Sunday, August 6, 2017

Writing Word Problems

On Reddit there was an AMA request asking to hear from people who write word problems. I'm not on Reddit and couldn't participate in the discussion, but a friend forwarded me the link, so I thought I'd take up the questions here.

Although the AMA was about word problems, there is at least as much to say about writing "bare calculation" practice problems—see for example the carefully designed worksheet in this article—and about writing good conceptual questions, such as Phil Daro's eye-opening grade 3 problem of using a number line to show why 4/5 is closer to 1 than 5/4. Maybe procedural problems and conceptual problems could be topics for later posts. For now, let's talk word problems! The person making the AMA request asked some good questions.

1. How did you get into the profession?

I guess I've been doing this for a long time. As part of tutoring you have to make up problems, and I started tutoring my friends when I was in grade school. My first job writing problems per se was when I was a physics Ph.D. student, and I was tasked with designing a curriculum for introductory physics; this was part of an effort by UC Berkeley to expand on the success of Uri Treisman's groundbreaking work in Calculus. I believed then, and believe still, that problem quality is essential to the success of a curriculum. In 1992 Treisman wrote of his original project,
Most visitors to the program thought that the heart of our project was group learning. They were impressed by the enthusiasm of the students and the intensity of their interactions as they collectively attacked challenging problems. But the real core was the problem sets which drove the group interaction. One of the greatest challenges that we faced and still face today was figuring out suitable mathematical tasks for the students that not only would help them to crystallize their emerging understanding of the calculus, but that would also show them the beauty of the subject.

After graduate school I became a professor, and when you're a professor you have to make up tons of problems for your students. I collected my best problems about force and motion and included them in my physics textbook. Some of the puzzles I post on this blog could potentially be word problems in school (this one, say); others, not so much. Some of my Saturday School posts have word problems in them too.

Sometimes my job involves writing math word problems at the K–12 level. Often the point of these problems isn't necessarily to be copied down and given to students, but rather to be discussed by educators; I want to stimulate conversation about the nature of the curriculum itself. One valuable resource for that conversation has been www.illustrativemathematics.org. Another has been the material on www.achievethecore.org, and yet another has been Table 2 in this document, which describes the fifteen different kinds of basic addition and subtraction word problems. (Fifteen!)

At higher grade levels, here is a word problem that I recently included in a presentation:


In algebra, you often have to rewrite expressions in different forms. The point of this problem is to suggest that algebra teachers might try to include some problems in which rewriting a given expression has a rationale, however slight, within the context of the problem. My CPU problem isn't the best possible example…what I'm trying to do is encourage the field at large to work on creating more and better problems that serve the purpose. The inspiration for the CPU problem was a time last year when I was trying to speed up a loop in one of my own programs, and factoring an expression did the trick. (Math: it works!)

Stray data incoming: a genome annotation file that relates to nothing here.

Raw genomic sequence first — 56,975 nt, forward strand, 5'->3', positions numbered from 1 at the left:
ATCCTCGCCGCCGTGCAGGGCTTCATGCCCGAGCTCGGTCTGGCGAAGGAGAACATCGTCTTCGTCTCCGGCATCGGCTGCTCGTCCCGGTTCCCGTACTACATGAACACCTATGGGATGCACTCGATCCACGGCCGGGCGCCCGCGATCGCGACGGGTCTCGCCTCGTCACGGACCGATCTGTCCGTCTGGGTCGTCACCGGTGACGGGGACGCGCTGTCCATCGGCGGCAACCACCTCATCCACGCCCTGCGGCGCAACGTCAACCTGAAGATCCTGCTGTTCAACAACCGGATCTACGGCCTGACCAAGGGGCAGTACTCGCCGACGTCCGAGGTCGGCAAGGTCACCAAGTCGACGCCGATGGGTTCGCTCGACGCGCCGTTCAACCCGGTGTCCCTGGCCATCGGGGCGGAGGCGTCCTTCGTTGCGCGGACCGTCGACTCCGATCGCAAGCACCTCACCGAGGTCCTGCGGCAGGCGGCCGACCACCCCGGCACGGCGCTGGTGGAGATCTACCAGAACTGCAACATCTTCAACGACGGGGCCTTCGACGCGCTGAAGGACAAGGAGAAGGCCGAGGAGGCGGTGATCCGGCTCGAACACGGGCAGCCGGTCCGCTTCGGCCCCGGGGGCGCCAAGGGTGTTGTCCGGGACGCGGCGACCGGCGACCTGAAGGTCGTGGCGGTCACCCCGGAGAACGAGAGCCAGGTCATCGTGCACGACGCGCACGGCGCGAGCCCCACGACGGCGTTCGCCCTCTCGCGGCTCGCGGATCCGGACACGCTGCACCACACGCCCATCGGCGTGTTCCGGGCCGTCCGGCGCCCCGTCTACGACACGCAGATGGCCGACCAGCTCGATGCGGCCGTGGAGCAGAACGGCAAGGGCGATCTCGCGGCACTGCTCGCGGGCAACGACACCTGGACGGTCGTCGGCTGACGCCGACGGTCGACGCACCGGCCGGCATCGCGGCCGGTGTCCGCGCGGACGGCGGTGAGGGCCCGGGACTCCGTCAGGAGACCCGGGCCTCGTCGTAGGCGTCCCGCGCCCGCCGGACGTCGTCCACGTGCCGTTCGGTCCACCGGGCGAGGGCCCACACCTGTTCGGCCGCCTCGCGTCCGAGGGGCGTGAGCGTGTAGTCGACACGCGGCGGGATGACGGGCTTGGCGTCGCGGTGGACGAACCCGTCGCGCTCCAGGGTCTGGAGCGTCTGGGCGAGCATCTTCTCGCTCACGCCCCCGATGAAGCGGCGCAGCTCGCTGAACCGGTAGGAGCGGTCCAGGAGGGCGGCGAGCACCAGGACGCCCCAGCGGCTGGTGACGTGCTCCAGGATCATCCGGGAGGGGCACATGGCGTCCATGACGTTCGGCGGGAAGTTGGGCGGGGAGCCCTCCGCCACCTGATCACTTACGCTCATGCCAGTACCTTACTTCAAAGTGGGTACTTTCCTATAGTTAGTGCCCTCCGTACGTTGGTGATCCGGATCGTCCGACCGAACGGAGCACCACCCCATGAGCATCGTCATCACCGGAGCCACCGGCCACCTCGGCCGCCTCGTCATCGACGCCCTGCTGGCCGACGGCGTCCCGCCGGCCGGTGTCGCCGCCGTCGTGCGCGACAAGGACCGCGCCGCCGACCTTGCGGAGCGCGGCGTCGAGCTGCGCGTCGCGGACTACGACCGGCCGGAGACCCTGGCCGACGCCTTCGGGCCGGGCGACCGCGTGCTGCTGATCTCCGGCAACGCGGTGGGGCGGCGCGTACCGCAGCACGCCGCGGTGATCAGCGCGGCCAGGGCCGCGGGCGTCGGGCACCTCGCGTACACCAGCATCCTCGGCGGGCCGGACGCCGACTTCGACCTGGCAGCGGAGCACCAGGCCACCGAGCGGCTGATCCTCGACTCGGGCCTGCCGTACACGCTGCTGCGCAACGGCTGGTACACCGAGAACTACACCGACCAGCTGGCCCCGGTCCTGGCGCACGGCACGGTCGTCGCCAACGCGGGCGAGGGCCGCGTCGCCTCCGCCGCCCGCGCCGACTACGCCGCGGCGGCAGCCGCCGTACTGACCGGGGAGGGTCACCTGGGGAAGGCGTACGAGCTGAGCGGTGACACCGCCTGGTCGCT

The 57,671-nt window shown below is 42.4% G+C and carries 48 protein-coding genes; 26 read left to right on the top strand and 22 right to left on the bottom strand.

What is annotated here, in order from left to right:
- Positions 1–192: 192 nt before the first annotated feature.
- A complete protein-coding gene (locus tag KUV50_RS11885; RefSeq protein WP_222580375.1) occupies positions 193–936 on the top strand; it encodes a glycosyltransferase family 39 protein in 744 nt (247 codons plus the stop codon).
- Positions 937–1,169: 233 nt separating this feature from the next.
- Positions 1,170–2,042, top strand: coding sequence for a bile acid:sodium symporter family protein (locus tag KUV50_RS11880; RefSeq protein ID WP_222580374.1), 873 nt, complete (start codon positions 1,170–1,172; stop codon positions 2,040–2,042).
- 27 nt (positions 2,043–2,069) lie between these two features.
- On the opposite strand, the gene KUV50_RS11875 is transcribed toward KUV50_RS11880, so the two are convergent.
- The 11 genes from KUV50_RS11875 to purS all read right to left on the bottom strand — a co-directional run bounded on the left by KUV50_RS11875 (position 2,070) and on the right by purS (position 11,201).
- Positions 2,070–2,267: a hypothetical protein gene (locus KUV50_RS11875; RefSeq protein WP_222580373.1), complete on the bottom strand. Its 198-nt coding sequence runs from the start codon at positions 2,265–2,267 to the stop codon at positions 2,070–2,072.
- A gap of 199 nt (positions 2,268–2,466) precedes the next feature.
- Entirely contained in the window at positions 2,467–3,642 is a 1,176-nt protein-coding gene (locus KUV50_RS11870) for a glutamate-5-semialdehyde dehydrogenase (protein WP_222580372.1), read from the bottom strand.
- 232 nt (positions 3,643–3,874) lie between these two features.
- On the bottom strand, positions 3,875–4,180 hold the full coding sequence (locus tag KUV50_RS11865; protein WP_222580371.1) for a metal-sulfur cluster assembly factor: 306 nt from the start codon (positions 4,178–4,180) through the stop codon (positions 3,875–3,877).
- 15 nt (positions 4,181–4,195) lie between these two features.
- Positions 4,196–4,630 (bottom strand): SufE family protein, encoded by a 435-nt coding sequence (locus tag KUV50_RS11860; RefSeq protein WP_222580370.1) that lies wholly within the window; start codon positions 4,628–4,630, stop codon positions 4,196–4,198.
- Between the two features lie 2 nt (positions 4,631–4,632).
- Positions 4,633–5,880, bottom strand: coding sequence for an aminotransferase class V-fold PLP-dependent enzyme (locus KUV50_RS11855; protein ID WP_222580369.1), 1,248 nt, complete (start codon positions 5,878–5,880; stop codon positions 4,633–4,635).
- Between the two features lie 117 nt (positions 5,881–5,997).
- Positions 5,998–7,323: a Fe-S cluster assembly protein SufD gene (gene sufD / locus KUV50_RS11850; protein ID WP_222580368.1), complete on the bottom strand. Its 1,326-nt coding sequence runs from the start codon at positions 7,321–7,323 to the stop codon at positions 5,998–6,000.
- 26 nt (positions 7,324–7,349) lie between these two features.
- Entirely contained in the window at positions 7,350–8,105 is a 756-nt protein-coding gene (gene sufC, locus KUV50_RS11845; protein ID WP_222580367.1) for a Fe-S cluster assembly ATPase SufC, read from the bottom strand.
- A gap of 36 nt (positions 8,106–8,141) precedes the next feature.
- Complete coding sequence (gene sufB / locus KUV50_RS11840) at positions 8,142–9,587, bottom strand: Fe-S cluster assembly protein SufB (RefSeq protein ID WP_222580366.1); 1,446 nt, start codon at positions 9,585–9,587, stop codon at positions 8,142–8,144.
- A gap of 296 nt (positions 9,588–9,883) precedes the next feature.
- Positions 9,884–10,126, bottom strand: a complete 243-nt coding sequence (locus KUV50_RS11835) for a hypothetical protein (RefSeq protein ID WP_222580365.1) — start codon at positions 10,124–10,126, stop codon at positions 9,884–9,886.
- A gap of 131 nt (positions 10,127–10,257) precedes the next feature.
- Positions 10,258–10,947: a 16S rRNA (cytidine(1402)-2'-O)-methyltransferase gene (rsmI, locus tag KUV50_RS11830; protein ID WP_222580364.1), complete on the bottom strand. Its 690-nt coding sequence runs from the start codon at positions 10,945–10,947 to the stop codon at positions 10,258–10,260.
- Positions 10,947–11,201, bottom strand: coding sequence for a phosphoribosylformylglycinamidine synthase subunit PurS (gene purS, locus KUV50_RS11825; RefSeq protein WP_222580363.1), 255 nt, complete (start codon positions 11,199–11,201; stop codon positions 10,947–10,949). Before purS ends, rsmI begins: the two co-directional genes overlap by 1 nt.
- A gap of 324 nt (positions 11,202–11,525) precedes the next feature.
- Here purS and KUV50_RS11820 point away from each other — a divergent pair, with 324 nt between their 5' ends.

Writing word problems is rewarding, but I also like to find great word problems from the past and keep them alive. See my previous posts about Newton's problem of the oxen and Wells's Academic Algebra textbook from the 19th Century.

Here is a fascinating problem that was a favorite of Leo Tolstoy's:
A team of haymakers was assigned the task of scything two meadows, one twice the size of the other. The team worked half a day on the larger meadow. Then it split into two equal groups. The first group remained in the larger meadow and finished it by evening. The second group scythed the smaller meadow, but by evening there still remained a portion to do. This portion was scythed the next day by one haymaker in a single day’s work. How many haymakers were there in the team?
The Tolstoy problem isn't easy. Yet elegant shouldn't have to mean difficult. Sometimes, a simple word problem can be almost poetic in its spareness.


Here is an elegant short problem in mathematician Roger Howe's essay "From Arithmetic to Algebra":


A last brief example is this penetrating and original problem about algebraic structure, from Illustrative Mathematics:


It might be the case that in recent decades, the best minds in math education have spent too much time injecting lengthy problems into the grades K–8 curriculum, and not enough time transforming and elevating the teaching and learning of simple problems.

I wouldn't hazard quite the same generalization about high school, because the high school curriculum probably needs more high-quality application problems, which tend to be lengthy. Here is a high school application problem I wrote once:


The next high school application problem was adapted from one published by the Shell Centre.



The next was adapted from a problem developed by COMAP.



(This problem should really be formulated using a google doc or Excel spreadsheet, not a printed page. I think spreadsheets are used too seldom in high school.)

2. It's assumed that you write questions below your skill level. Do you write questions at your skill level?

Not so much anymore, but "writing questions at your skill level" is a pretty good thumbnail description of doing research—so when I was a researcher, I did this all the time. See any of my peer-reviewed publications for examples.

The saga of the points in a circle problem on this blog was another example of a problem I made up that was at my own skill level; solving it took me a considerable amount of effort, and I had to create arguments of a kind I'd never made or seen before. It might not be a research-level problem, but I think it did attract some interest from a few mathematicians out there.

Sometimes I'll write a problem that isn't research-level, yet still is "at my level" in a sense, because it solves a problem that I legitimately wanted to solve. Here was one such problem; I wrote it after stepping in a pothole full of slush.




3. Have you ever written a question that you thought would be simpler than it was?